ORANGE COUNTY, Fla. — A surprise announcement from Orange County Public Schools late Monday afternoon has put many parents in a tough spot to start the new school year.

What You Need To Know

  • Orange Coumty students all will start school on August 10

  • Classes will be conducted via distance learning through August 20

  • Students registered for face-to-face learning return to campus August 21

  • Parents have varying opinions on the latest decision

After voting previously to push back the start of schools until August 21, the Orange County School Board announced that schools will start back on August 10, the original start date — but all distance learning from home.

On August 21, students whose parents selected face-to-face learning will report to their school campus. If parents did not make a selection, school officials will be contacting them to discuss the plan for their children to return.

Parents had a mixed reaction to the latest decision.

Jane Dunkelberger said it has been tough for her senior to decide to do distance learning. 

“She said, ‘Mom I may not ever set foot on campus at my school again,’ ” Dunkelberger said.

Both of her children are in high school. They ultimately decided to learn from home starting in August because of Dunkelberger’s 92-year-old mother, who lives with the family.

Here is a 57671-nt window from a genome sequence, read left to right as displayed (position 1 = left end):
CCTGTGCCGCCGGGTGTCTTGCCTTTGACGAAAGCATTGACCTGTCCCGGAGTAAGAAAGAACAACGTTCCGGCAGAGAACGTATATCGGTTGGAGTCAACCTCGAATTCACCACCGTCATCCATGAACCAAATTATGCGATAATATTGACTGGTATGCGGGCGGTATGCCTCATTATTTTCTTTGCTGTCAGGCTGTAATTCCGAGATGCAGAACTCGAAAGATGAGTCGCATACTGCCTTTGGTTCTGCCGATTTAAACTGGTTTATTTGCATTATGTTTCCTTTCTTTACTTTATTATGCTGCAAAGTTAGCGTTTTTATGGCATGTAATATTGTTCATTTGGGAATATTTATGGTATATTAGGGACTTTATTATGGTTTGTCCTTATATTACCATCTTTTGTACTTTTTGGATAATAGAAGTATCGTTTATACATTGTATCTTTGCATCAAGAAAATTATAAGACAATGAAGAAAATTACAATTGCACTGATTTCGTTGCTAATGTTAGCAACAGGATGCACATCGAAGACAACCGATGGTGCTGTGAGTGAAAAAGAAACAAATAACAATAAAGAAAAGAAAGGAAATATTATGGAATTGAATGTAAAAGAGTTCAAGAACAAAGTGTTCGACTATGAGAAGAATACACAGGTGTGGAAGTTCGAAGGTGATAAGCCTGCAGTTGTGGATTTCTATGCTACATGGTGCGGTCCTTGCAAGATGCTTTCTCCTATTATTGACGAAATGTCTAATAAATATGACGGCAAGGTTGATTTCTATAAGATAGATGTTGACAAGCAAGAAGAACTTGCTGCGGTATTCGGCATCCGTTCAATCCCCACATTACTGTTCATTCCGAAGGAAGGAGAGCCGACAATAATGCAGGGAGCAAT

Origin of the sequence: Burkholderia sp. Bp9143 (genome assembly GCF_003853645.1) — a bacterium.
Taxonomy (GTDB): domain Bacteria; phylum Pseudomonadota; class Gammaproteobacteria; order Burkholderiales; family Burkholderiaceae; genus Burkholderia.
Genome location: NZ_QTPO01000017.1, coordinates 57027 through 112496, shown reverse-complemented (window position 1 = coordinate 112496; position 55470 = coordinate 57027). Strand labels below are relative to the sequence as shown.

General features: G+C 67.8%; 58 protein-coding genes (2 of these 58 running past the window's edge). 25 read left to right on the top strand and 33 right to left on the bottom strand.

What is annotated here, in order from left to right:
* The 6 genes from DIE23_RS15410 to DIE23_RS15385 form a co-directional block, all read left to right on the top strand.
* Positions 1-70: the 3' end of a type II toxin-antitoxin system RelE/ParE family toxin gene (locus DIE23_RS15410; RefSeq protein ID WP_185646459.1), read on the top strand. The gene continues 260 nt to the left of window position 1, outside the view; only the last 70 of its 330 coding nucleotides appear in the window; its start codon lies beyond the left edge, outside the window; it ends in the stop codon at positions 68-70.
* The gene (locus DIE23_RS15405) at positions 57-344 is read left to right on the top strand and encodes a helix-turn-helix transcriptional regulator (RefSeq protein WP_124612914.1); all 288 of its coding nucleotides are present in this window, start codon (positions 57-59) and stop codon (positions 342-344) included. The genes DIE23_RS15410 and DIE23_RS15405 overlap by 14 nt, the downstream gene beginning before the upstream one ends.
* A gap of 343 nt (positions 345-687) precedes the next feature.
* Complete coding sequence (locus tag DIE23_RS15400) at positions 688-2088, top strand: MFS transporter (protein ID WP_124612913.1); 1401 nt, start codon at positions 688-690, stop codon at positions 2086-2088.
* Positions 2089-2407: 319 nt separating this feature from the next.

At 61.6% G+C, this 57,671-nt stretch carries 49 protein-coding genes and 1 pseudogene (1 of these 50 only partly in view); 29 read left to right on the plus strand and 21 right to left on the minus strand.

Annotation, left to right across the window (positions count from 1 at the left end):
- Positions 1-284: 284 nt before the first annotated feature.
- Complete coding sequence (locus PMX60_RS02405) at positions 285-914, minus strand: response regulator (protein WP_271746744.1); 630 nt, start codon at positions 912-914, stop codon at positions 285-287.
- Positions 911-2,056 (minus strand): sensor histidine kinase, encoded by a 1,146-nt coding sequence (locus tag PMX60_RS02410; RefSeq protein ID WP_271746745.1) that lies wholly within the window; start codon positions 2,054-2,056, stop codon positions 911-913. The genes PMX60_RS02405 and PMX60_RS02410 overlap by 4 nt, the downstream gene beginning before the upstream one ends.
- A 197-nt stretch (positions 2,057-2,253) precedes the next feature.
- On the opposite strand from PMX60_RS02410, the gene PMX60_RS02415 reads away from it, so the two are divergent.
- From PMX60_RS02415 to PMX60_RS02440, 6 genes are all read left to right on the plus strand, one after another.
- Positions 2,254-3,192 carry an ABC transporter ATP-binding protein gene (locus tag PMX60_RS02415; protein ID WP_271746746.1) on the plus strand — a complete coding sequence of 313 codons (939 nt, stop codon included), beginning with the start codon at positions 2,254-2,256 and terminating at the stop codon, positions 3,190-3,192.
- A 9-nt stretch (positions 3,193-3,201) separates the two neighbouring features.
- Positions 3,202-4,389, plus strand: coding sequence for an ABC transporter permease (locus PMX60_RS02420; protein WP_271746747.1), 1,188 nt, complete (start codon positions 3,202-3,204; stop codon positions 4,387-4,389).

While Dunkelberger is able to work from home to facilitate that, many parents have to work outside the home again. Some of them were shocked by the switch back to the original start date and a 10-day period of all digital learning from home.

Hundreds of parents then commented on the district’s Facebook page, saying things like:

“I rearranged my work schedule and had appointments made that cannot be changed, for surgery and other things….This is beyond infuriating.” 

Another parent, who also is a teacher, said, “I have already made plans for my children to start on August 21 because I cannot be home with them while they do online school.”

But Wendy Doromal, president of the Orange County Classroom Teachers Association, said the district did not have a right to change the school start date in the first place. 

“By changing the date, they broke our contract,” Doromal said.

She said the change pushed back teachers’s first paycheck of the school year to September but starting school back on the original date fixes that. 

“The vast majority, I would say, are very relieved they’re getting that paycheck,” Doromal said.

The school district indicated in its announcement that the decision was made to get all parents and staff comfortable with the county’s digital LaunchEd platform, in case any schools have a COVID-19 outbreak. 

But that leaves many families in Orange County scrambling to figure out how to do distance learning for the first nine days of school. 

“There’s a lot of families who are working families, working two and three jobs and they have to go back,” Dunkelberger said. “They can’t stay at home….…and it breaks my heart.”

The county indicated late Monday that it did not have anyone available after they made the announcement to answer questions about concerns from parents who have already paid for childcare and summer camps from August 10-20.